Joined: Mar. 2006
This should tweek the noses of the literalist bibliolators.
It has been argued Jesus is the man who made the West. What kind of man was he?
A new book peels back the symbolism and shows how to read Myth.
The Existential Jesus by John Carroll
John Carroll is professor of sociology at La Trobe University in Melbourne. His recent books include Ego and Soul: the modern west in search of meaning (1998), The Western Dreaming (2001), Terror: a meditation on the meaning of September 11 (2002), and The Wreck of Western Culture: humanism revisited (2004).
Here is an interview with the author.
Transcript of ABC (Australia) interview with author MP3 on same page.
From the transcript:
|Stephen Crittenden: Today, as promised, we're reading Mark's Gospel, the earliest of the four Gospels and arguably the darkest and most cryptic. Mark's is the angry Jesus who casts out demons, curses fig trees, gives up trying to teach his disciples anything and dies completely alone.|
Oscar Wilde wrote about Jesus that his entire life is also the most wonderful of poems "For pity and terror there is nothing in the entire cycle of Greek tragedy to touch it".
Sociologist John Carroll certainly captures that in his new book about Jesus, the Existential Jesus, and he argues that Mark is one of the pinnacles of Western literature, that Mark's Jesus is the great Western teacher on the nature of Being, and that his real tragedy is that he ends up as his only student.
John, welcome back to the program; it takes a certain kind of daring to write a book about Jesus, let alone a book in which you basically ignore two of the four Gospels, Matthew and Luke, because they're not very interesting!
John Carroll: Jesus is a creation of four stories. We know virtually nothing about him apart from the four Gospels. There are snippets in later supposed Gospels, and the letters of Paul tell us next to nothing; there's virtually no independent historical or archaeological evidence. So he's a creation of four stories. The overwhelming consensus today is Mark is the first Gospel that was written. To me and great literary critics like Harold Bloom in the United States, and Frank Kermode in England, Marks' is the punishing, powerful great narrative of the four in any literary or narrative sense. And next to it, Matthew repeats about 80% of Mark, and adds a lot more. Compared to Mark he's long-winded, the narrative is jumbled and often incoherent, and it lacks subtlety and any of the depths and charge of the grand metaphysics, that you become embroiled in once you get into Mark's Gospel.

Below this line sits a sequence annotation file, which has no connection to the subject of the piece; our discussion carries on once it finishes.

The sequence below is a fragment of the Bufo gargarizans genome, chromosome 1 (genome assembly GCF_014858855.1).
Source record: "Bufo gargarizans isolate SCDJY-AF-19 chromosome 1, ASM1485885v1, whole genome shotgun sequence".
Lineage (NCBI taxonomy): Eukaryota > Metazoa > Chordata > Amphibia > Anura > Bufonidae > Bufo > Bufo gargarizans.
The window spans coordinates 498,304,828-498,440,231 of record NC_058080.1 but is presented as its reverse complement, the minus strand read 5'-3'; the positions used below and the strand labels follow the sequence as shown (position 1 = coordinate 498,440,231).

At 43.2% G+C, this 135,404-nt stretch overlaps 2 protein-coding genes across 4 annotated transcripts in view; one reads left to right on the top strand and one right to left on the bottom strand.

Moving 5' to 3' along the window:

I think Luke is a lot more interesting; there are pieces of great literary flair in Luke, and when he adds the parable of the Good Samaritan and the Prodigal Son, which no-one else does. But overall, it's got similar weaknesses to Matthew, and in my reading John is the one of the three who they're all writing with Mark in front of them. He's the one of the three who really understood Mark, and what he does at his best, is he provides a series of brilliant narratives to elaborate and extend things that are too cryptic or undeveloped in Mark.
Stephen Crittenden: Oscar Wilde described the four Gospels as four prose poems about Jesus. You're arguing there's really only one prose poem, Mark, and the rest are footnotes, and the best footnotes are by John.
John Carroll: That's exactly what I'm saying.
Stephen Crittenden: John, you mentioned the English literary critic, Frank Kermode. His book on Mark, 'The Genesis of Secrecy' is one of my favourite books, in fact I think it propelled me into the Religion Department at the ABC. Mark used to be seen as a pretty clumsy and unsophisticated Gospel written in poor Greek. Kermode shows that it's very sophisticated indeed, especially in the way the narrative is structured. It's not meant to be understood naturalistically, but as a kind of puzzle.
John Carroll: Kermode's book has been more useful to me than all the Biblical commentary and New Testament interpretation that I've read, and I've read a lot of that. And it is so for the simple reason that as you say, the surface text is in common or very simple Greek. But this is a story that works on its sub text. And it works through a very strange series of tactics where the sub-text keeps undermining any understanding the reader thinks they gain, as they proceed through the text. Now the fall guys for the reader are the 12 followers, or disciples, who learn nothing. I mean this Jesus finds out very early on that it's a waste of time trying to teach them anything. Now a narrative that sort of works through enigma and dramatic paradox -
Stephen Crittenden: And allegory too, John.